I met my friend 29 years ago at 2:30 am. What is fuzzier is the actual month or time of the year. This reminded me of an archaeological phenomenon. Some time ago, I read a book about the Maya archaeological site of Ceren, a site that was discovered by a equipment operator working on building new houses. Ceren was covered in volcanic ash; this event happened quickly so everything was preserved. The archaeologists could tell the time of the day it occurred but they could not tell the year.

When I met Deborah, I was working late in my lower-level apartment. Each time I began typing (yes, it was a typewriter in those days), I heard a noise upstairs. After doing more of the experiment, I walked outside (it wasn't winter - another clue) and knocked on the door. And that began a several decade friendship.

We were in our early 20s then, and each had toddlers who were the same age. Like the people in Ceren, we had our dailyness - working, laundry, dishes, and doing all of that while caring for our children.

There are many ways of preserving memories - in volcanic ash or what we carry inside of us.

Saturday, December 01, 2007

December 1st

I arrived in Coquitlam yesterday morning on the Greyhound. At some point as I was looking at the landscape that was passing by, I remembered the many bus journeys I took home for holidays when I was working in the big city as a young woman. My mother will recall the stories I spurted out when I got off the bus, for each trips seemed to have its own adventure.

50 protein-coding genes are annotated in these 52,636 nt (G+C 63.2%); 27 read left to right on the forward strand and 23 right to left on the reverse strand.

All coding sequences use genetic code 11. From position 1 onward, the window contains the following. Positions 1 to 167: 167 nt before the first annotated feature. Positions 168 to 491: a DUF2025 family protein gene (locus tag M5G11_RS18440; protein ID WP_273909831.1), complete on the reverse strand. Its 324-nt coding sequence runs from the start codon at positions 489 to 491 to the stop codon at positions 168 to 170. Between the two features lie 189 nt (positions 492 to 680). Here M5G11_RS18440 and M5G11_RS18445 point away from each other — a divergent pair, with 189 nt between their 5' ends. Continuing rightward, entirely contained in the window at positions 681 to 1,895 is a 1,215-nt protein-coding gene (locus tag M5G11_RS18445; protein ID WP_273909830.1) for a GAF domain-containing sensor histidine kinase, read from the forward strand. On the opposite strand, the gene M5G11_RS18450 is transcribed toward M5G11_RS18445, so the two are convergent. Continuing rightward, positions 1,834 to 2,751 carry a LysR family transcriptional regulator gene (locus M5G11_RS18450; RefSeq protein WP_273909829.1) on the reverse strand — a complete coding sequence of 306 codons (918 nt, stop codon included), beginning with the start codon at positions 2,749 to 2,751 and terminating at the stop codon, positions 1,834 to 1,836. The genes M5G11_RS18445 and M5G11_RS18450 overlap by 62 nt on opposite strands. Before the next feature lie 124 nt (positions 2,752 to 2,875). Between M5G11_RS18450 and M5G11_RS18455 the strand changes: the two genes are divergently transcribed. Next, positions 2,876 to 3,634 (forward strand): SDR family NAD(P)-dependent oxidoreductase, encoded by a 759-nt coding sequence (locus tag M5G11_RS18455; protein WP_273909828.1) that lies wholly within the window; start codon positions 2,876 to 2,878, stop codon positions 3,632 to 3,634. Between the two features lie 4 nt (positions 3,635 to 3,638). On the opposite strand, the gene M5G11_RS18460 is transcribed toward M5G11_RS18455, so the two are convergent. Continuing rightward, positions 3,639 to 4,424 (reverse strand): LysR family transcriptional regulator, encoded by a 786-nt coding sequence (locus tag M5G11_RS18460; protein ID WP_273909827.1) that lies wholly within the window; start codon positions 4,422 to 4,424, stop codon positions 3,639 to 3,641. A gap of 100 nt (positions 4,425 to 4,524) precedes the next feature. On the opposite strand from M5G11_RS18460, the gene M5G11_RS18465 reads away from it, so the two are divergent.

It was Grey Goose Bus Lines that travelled through Manitoba those days. And it did seem that my night travels were full of more stories than days. What has not changed over the years on those night buses is the groggy people who are wakened in the middle of the night when the bus reaches a new destination. My companions this journey included a woman who was on her way to Vancouver for emergency eye surgery; she talked about her whirlwind of a day - when it began she had no idea that that night she would be sleeping in a Greyhound. Or even what was in store for her when she arrived. I am thinking she was grateful that the retina problem was discovered before our only eye doctor went on vacation for a month. I am thinking she could use a friendly gesture on a long bus ride.